By John Davis, Oxford Citizen
For Melissa Leach, helping the community, through education and different services that promote family, has been a long standing part of her professional life. <>
She is currently the program assistant for the Early Years Network, which is a part of Mississippi State University’s Extension Service.
Across the street from Ole Miss, and next to campus mail in the old Oxford mall, Leach serves the community through the Northwest Mississippi Resource and Referral Center.
It’s a lending library for toys and resources for parents, child care providers or for whoever wants to help in the early development of children.
“Everything we offer here is free except for our lamination services which we charge 60 cents a foot for,” Leach said. “We have teaching centers, children’s books, toys. We also serve the Northwest Mississippi area as far as training and child care providers.”
People know that the center exists, but Leach is hoping to get the word out that they do offer such things to help small children. Most of the materials on hand are perfect for children that are 5 or younger, or basically for youngsters just before kindergarten. She said that other parents spread the word about the office. Excel by Five and the United Way are other ways that the community has found out about the different things offered.
“Since last year, we’ve almost doubled the people that we have served,” Leach said. “The center has been here for a little over three years. I’ve been here for about a year and a half. Excel by Five has always been a partner with Mississippi State to get this up and running for the children and parents. They help buy a lot of the resources here, too.”
Leach said the main goal is to reach the parents of all children who don’t have the resources readily available to them.
“Parents that might be low income, they can come in and use this stuff without having to go buy it,” she said. “They can check it out for two weeks, just like a library. They can come use our equipment if they want to make letters for their children’s room or the classroom. Some of the child care providers don’t have the resources to buy all the things that they really need to help those kids learn and develop.”
In the past, Leach participated in VISTA or Volunteers In Service To America. She did a lot of work with Lena Wiley and Doors for Hope. She also helped with food drives for The Pantry.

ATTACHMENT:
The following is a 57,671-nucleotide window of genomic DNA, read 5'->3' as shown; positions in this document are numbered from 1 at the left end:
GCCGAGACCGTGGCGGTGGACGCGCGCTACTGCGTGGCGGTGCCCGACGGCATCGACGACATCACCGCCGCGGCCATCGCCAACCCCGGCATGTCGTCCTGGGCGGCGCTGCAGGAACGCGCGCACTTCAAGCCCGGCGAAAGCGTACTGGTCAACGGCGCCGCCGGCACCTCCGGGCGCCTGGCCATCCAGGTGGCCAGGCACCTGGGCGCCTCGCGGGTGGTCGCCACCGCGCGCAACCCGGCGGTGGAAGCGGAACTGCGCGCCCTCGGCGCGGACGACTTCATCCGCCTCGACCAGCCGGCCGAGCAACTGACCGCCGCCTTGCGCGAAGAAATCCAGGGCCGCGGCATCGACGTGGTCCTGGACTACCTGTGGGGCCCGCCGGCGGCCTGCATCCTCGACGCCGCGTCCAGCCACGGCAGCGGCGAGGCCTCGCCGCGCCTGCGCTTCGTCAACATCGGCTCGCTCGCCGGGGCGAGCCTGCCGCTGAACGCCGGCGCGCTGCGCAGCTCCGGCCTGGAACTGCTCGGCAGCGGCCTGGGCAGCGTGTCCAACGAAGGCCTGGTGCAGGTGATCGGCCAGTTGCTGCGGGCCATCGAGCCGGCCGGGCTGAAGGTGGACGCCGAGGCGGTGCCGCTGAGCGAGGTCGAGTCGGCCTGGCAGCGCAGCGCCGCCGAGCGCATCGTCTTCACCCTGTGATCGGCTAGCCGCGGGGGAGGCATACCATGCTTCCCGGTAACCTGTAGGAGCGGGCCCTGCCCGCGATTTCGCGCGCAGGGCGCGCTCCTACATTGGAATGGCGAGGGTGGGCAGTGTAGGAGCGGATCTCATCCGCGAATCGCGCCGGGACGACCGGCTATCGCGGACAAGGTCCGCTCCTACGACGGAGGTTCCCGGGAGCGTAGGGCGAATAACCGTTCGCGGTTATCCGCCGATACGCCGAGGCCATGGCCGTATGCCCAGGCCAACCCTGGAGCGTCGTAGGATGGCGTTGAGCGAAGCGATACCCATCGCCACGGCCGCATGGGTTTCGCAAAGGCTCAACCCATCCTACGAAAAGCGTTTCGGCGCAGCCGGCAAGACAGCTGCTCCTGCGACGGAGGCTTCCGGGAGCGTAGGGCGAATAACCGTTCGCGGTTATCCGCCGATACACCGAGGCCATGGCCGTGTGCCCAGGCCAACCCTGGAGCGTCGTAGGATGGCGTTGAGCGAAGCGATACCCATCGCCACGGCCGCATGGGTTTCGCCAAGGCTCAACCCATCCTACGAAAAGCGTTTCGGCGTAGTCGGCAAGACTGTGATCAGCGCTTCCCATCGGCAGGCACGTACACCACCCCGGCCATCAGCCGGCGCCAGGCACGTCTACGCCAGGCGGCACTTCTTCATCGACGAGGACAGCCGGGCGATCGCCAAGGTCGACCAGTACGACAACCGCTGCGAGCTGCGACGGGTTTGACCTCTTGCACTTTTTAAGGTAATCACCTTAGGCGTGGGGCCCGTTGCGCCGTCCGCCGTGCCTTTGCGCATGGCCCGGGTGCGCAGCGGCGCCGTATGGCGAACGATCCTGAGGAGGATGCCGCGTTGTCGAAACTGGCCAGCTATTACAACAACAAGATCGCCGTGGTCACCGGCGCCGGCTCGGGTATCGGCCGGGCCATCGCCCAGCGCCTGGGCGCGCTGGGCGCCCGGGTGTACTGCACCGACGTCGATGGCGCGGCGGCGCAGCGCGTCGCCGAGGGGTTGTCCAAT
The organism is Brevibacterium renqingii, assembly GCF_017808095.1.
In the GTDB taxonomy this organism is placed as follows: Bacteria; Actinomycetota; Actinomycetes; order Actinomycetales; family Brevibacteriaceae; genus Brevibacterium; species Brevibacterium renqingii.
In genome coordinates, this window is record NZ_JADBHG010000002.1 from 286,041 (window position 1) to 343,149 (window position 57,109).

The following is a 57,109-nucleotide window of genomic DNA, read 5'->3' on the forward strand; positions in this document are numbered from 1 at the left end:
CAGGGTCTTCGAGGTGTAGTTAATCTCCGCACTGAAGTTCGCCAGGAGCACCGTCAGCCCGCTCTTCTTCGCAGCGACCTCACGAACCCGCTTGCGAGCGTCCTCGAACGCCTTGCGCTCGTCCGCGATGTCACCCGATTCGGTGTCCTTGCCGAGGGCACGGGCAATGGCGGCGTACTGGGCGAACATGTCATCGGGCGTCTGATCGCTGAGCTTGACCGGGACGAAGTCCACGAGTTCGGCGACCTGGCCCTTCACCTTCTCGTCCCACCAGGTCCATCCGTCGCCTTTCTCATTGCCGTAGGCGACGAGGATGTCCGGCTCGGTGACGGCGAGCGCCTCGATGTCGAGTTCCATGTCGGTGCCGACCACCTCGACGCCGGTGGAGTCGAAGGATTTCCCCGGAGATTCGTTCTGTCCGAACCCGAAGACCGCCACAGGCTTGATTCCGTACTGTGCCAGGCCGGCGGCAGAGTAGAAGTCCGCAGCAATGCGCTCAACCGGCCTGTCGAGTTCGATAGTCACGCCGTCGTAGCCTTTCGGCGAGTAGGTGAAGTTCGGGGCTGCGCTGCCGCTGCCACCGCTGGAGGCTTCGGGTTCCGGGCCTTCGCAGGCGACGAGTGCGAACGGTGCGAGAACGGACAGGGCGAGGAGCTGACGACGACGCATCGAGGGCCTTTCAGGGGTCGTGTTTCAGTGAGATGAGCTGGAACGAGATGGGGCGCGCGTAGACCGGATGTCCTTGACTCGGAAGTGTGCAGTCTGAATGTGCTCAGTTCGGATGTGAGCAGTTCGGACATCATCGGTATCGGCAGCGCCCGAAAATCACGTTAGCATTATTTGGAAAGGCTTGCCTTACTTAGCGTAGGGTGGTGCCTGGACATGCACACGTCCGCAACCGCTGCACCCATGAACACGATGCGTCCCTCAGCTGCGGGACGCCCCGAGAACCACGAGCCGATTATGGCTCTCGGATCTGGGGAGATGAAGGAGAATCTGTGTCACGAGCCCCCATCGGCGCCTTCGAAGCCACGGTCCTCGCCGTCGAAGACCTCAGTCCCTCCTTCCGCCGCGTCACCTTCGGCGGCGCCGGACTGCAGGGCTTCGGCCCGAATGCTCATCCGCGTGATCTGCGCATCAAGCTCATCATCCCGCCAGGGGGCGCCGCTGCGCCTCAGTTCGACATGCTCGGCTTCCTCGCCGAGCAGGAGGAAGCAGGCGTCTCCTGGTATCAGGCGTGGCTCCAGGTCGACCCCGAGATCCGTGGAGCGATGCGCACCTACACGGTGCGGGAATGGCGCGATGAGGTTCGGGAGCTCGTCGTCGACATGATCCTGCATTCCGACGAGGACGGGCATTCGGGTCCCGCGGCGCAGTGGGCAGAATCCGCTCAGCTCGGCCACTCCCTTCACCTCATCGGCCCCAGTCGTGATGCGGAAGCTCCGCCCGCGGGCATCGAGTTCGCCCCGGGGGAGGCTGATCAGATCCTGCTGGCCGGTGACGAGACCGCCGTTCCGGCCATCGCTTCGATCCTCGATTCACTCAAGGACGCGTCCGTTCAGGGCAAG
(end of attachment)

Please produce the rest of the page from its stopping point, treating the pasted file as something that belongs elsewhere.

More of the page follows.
“I also did health fairs and things like that. I did a lot of work with Excel by Five support committee and community involvement committee and the steering committee,” Leach said adding that all of it wasn’t everyday.
There have been different events in which Leach has brought together the Oxford and Lafayette school districts and some of the pastors from the community with the goal of reading to children. All of it was done to set good examples for youth moving forward.
“Honestly, anything community that will help advance people that needed assistance, affordable housing, things like that, I have always tried to be involved with,” said Leach, who is the mother of two boys. “They are now 12 and 14 and I would always take them with me to the volunteering events because I wanted them to learn about community and volunteering. Now that they’ve seen what I do and see the people in the community that need help, they have a more compassionate spirit about their community and people needing assistance. I’ve been where some of these people are. I still am somewhat but trying to move ahead. It’s important to offer assistance to those in need and to get involved in things that help promote that assistance.”
For children to have the resources that Leach is now helping with is very satisfying to her. She wants them to have a chance as she puts it.
“I want them to start off in the world with something, with skills that will help them prosper and not struggle in school later,” Leach said. “Kids from zero to 5 is when they are learning the most.
All the toys are not just to play with. Every toy we have in here is for some kind of development for a child. They may think they are just playing, but they’re developing skills. It’s important and it’s important for parents to know.”
And maybe the most surprising thing in this whole setup is the fact that Leach is actually an employee of Mississippi State.
“People are shocked by that when the find out, but the University of Mississippi has played a big part in helping with this center. They provide us with this building. The United Way helps pay some of the costs,” Leach said. “They collaborate, they work together. People see the rivalry all the time, but they also work together to help build a community of children that are learning and getting what they need.”
The seven counties that the center deals with includes Panola, Quitman, Tunica, Tate, DeSoto, Coahoma and Lafayette.
“Any of those counties can come here and use our materials,” she said. “We also provide them child care services. We also have trainers that goes out to those areas that actually teach teachers to help children develop. The center is just one big part of the network. And these centers are all over Mississippi.”
For more information on the Early Years Network can be found through www.childcaremississippi.org or by calling 1-866-706-8827.